3. different clue

    Here is another interesting emerging use of fungus for less-polluting less-antisustainable production of stuff. Forming a substrate into the same shapes that styrofoam is currently formed into, and growing a 3-D fungus-web into and through those substrates so you are left with a packing-form-shaped fungus-substrate block to use instead of a styrofoam block.

  4. Literary Critic

    I do vaguely recall a novel where space fungi spores migrated thru the galaxy and began life on earth.

    But I was wondering, if the second asteroid that hit the earth carried more spores, would that be like a space alien invasion as far as our resident fungi are concerned?

    But anyway, I see a blockbuster movie here. Maybe called “Roots” or something like that?

    1. Literary Critic

      Technical note:

      Better to use a comet rather than an asteroid. An asteroid entry would cook the little guys.

      But if they were frozen in the inside of a big iceball and it hits the earth atmosphere at Mach 20 – striking the earth before it even has time to melt – well, Cool!

  5. Aquifer

    Thanx for this, Lambert! I think I sent in one or 2 links on the TED presentation of his stuff in the past, so am very glad to see the subject presented here ..

    I think it rather unfortunate that he wound up partnering with the DOD – dollars to donuts “vaccines” aren’t all they are interested in and will use his work for more nefarious purposes – seems to me a better partner for medicinal applications would have been the NIH, but they don’t have the money the DOD has …

    The more of this stuff i see the more i am confirmed in the “knowledge” that MN has already invented it all, there is nothing out there she doesn’t have an “answer” for, and not only that but it is in a form that cannot be reproduced in a test tube.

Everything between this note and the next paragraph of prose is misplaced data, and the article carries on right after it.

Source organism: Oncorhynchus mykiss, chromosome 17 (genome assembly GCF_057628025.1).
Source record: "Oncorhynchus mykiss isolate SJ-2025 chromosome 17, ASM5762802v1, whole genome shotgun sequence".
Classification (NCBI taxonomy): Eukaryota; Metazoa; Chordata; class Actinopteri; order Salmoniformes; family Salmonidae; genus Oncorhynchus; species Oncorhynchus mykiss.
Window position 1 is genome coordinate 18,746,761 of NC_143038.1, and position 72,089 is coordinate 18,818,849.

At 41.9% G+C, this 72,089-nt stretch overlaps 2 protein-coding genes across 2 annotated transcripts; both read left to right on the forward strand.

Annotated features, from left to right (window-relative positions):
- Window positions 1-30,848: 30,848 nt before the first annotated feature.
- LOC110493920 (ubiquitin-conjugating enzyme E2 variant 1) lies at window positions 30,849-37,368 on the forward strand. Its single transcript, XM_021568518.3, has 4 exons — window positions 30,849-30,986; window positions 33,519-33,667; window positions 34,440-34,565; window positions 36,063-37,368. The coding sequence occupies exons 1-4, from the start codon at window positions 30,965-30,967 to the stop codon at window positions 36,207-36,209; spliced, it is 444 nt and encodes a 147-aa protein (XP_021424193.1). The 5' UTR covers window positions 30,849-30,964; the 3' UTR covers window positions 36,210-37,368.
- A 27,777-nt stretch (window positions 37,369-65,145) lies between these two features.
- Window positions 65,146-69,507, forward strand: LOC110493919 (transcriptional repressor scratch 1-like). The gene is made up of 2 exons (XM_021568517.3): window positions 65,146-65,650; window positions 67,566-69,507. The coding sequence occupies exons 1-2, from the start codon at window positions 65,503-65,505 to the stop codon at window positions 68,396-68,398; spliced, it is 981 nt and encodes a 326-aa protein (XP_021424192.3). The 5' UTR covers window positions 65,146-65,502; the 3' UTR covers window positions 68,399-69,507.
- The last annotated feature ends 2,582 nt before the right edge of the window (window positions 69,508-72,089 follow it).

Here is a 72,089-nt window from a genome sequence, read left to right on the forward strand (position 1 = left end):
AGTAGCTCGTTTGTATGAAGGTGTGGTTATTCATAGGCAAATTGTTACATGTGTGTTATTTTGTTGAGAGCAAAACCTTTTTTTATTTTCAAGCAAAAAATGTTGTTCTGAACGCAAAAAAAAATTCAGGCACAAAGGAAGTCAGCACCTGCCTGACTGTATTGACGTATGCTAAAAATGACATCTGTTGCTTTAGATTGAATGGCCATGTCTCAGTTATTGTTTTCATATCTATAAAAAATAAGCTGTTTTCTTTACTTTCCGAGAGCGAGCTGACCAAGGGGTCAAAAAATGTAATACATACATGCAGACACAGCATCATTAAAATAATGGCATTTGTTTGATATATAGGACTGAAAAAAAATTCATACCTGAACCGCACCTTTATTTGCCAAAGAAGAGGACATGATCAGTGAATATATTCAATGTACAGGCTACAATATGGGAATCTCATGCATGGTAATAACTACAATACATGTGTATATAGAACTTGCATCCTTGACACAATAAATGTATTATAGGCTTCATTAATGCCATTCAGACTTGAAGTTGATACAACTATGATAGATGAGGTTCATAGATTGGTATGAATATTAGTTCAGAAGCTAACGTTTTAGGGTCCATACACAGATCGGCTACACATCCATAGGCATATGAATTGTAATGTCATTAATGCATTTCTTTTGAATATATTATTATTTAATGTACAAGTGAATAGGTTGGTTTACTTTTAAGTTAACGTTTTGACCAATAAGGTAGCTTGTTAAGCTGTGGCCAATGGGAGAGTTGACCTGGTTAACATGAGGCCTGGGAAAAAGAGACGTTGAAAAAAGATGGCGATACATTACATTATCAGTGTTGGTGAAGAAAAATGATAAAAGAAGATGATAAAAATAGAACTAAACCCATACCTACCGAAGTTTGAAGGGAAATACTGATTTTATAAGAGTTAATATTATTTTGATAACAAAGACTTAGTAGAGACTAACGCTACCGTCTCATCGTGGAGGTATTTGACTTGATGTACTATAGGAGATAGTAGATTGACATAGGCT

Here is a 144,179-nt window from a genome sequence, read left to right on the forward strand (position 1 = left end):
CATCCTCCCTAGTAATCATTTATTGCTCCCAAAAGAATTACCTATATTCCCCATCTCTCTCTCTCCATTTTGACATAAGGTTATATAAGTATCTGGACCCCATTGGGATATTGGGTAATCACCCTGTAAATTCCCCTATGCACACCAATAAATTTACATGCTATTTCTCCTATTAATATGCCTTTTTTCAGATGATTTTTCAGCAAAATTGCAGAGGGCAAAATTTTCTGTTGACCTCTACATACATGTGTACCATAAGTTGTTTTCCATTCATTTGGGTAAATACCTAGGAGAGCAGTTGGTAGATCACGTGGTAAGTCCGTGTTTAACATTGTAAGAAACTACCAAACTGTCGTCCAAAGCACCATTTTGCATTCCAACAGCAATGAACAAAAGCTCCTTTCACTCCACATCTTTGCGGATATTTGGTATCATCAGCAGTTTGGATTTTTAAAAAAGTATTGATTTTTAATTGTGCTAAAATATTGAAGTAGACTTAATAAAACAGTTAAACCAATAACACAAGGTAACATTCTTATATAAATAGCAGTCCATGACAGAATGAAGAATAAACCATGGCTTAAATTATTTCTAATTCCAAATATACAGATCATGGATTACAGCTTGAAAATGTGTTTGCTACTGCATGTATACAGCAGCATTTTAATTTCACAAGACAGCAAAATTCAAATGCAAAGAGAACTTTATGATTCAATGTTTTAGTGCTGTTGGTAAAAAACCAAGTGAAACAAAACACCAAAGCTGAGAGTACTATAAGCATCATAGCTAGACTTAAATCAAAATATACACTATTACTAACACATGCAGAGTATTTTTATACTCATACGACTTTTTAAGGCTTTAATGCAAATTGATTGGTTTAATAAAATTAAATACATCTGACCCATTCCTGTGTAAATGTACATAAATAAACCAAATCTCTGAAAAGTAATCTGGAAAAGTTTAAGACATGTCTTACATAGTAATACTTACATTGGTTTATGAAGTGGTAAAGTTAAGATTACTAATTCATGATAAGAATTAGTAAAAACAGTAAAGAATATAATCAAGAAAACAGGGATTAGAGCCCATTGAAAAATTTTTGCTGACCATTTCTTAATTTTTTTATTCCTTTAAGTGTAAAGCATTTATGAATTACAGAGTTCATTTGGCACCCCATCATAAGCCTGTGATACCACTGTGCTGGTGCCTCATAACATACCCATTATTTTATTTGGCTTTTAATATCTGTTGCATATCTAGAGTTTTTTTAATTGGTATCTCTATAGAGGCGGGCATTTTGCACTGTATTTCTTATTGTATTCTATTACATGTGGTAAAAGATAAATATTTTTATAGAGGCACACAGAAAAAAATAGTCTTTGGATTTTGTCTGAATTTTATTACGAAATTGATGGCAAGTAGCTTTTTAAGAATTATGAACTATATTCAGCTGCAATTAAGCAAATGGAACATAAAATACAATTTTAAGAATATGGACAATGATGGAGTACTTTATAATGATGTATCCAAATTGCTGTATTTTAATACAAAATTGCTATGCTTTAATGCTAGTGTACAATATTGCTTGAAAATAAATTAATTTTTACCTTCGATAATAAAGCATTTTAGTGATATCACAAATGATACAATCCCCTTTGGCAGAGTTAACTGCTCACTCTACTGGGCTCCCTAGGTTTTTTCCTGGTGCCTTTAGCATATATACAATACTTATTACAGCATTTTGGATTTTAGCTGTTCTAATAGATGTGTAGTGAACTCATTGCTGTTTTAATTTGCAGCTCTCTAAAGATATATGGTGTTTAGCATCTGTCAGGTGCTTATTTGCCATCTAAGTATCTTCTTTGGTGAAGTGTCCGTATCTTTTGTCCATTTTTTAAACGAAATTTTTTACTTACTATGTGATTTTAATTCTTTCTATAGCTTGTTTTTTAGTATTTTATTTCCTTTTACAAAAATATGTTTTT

The FDA seems to be the biggest enemy of “alternative” medicine – it persists in approving and and allowing toxic stuff that comes out of the labs of Big Pharma and Big Ag and blocking herbal preparations that cannot be patented by these goons.

    It will be interesting to see if his prep for carpenter ants, gets EPA approval – funny how it all comes back to politics, isn’t it?

    Maybe he should check out Jill Stein, too – LOL

    1. F. Beard

      The more of this stuff i see the more i am confirmed in the “knowledge” that MN has already invented it all, Aquifer

      It sure seems that way!

  6. F. Beard

    I recall a SF novel by Piers Anthony called Omnivore, Orn and OX with a planet with intelligent fungi. It was good. But the later Mr. Anthony got too weird for me.

  7. Aquifer

    Hamlet had it right – there are stranger things under heaven and earth than are dreamt of in our philosophy …

    And Gaia is the right metaphor …

  8. Sundog

    Fascinating stuff, and a terrific choice for Earth Day.

    The interview is also available as two mp3 files at the Internet Archive in much better audio quality even with the smaller file (64k) option.

    To understand why one might prefer linking to the Internet Archive rather than a commercial silo operation, I can recommend listening to this presentation by Brewster Kahle. (Click on “downloads” to find the mp3 link.)